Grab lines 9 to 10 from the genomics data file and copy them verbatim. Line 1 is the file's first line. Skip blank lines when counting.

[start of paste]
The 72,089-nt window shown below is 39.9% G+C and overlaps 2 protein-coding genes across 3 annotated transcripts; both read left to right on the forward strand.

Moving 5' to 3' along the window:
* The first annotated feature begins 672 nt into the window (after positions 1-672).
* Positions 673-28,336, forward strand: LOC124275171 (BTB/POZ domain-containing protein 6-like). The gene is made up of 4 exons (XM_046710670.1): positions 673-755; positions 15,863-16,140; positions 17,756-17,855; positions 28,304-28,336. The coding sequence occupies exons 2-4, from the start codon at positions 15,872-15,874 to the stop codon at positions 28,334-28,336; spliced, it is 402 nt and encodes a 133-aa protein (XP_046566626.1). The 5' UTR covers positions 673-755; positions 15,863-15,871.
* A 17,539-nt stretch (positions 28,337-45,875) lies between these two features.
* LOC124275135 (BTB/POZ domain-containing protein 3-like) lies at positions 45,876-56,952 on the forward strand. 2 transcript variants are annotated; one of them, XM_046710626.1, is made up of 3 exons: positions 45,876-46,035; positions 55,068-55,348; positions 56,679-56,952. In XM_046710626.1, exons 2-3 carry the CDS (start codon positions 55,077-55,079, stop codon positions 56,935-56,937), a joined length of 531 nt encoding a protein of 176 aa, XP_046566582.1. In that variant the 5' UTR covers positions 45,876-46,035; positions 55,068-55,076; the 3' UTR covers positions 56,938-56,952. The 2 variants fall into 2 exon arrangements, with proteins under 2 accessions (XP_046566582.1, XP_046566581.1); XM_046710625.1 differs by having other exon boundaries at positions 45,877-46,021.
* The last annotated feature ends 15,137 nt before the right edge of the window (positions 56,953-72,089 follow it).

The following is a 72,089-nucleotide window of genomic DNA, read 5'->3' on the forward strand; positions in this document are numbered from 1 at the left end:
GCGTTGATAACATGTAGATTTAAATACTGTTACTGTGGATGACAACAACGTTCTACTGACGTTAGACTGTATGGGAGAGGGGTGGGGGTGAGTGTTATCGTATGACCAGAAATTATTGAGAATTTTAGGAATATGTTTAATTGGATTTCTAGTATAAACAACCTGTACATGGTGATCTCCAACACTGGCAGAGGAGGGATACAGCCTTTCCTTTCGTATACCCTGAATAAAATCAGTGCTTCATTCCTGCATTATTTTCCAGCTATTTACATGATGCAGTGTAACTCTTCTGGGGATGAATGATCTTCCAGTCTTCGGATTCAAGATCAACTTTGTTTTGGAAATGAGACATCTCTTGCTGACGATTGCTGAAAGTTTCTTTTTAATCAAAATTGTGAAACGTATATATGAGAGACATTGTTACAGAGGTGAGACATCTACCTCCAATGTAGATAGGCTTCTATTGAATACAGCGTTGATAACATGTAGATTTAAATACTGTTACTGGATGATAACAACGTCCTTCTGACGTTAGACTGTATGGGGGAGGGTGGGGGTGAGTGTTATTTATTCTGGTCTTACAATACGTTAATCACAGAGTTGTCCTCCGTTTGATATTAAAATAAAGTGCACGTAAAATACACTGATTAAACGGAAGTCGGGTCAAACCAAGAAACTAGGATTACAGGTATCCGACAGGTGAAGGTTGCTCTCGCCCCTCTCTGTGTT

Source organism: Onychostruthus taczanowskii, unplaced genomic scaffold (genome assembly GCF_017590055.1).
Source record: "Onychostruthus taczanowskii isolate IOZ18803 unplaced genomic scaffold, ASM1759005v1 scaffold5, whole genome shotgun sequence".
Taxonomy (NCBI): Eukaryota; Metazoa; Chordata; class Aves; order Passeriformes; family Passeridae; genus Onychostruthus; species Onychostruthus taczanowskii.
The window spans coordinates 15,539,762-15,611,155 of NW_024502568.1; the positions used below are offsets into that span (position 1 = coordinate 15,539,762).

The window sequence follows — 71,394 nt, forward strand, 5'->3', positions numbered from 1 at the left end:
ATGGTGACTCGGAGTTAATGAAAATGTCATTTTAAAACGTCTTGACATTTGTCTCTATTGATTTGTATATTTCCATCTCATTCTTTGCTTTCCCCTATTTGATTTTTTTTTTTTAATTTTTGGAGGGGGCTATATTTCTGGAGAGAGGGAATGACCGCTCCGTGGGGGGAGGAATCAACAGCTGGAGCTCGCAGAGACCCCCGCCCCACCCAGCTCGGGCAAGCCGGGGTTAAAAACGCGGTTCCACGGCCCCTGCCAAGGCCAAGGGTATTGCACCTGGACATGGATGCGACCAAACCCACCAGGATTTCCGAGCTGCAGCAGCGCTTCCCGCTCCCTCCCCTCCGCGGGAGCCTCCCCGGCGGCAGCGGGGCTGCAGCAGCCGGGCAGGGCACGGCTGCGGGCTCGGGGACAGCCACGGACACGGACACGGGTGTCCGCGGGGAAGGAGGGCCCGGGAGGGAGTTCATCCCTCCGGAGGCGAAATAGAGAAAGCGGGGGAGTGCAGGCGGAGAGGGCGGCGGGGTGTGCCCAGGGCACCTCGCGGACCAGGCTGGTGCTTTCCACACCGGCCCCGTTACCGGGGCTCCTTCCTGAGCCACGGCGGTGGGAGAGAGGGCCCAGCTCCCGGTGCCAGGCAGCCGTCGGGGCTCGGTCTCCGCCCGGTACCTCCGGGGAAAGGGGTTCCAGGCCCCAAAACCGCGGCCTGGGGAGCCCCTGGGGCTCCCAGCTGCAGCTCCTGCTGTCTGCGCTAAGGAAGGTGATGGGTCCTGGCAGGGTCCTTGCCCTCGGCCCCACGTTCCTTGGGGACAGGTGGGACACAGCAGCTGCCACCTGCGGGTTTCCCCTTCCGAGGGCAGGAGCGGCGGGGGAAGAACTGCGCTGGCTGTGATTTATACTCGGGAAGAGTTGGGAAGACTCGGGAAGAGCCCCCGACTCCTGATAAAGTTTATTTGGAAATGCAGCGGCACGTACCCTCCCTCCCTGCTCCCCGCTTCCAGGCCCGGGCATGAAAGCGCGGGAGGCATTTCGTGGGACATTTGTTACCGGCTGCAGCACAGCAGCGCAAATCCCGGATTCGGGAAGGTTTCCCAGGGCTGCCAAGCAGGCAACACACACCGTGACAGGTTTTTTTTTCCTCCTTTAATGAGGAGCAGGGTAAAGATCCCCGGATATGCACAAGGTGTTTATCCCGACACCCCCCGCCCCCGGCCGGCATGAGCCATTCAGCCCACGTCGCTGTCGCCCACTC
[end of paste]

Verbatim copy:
GCGTTGATAACATGTAGATTTAAATACTGTTACTGTGGATGACAACAACGTTCTACTGACGTTAGACTGTATGGGAGAGGGGTGGGGGTGAGTGTTATCGTATGACCAGAAATTATTGAGAATTTTAGGAATATGTTTAATTGGATTTCTAGTATAAACAACCTGTACATGGTGATCTCCAACACTGGCAGAGGAGGGATACAGCCTTTCCTTTCGTATACCCTGAATAAAATCAGTGCTTCATTCCTGCATTATTTTCCAGCTATTTACATGATGCAGTGTAACTCTTCTGGGGATGAATGATCTTCCAGTCTTCGGATTCAAGATCAACTTTGTTTTGGAAATGAGACATCTCTTGCTGACGATTGCTGAAAGTTTCTTTTTAATCAAAATTGTGAAACGTATATATGAGAGACATTGTTACAGAGGTGAGACATCTACCTCCAATGTAGATAGGCTTCTATTGAATACAGCGTTGATAACATGTAGATTTAAATACTGTTACTGGATGATAACAACGTCCTTCTGACGTTAGACTGTATGGGGGAGGGTGGGGGTGAGTGTTATTTATTCTGGTCTTACAATACGTTAATCACAGAGTTGTCCTCCGTTTGATATTAAAATAAAGTGCACGTAAAATACACTGATTAAACGGAAGTCGGGTCAAACCAAGAAACTAGGATTACAGGTATCCGACAGGTGAAGGTTGCTCTCGCCCCTCTCTGTGTT

Source organism: Onychostruthus taczanowskii, unplaced genomic scaffold (genome assembly GCF_017590055.1).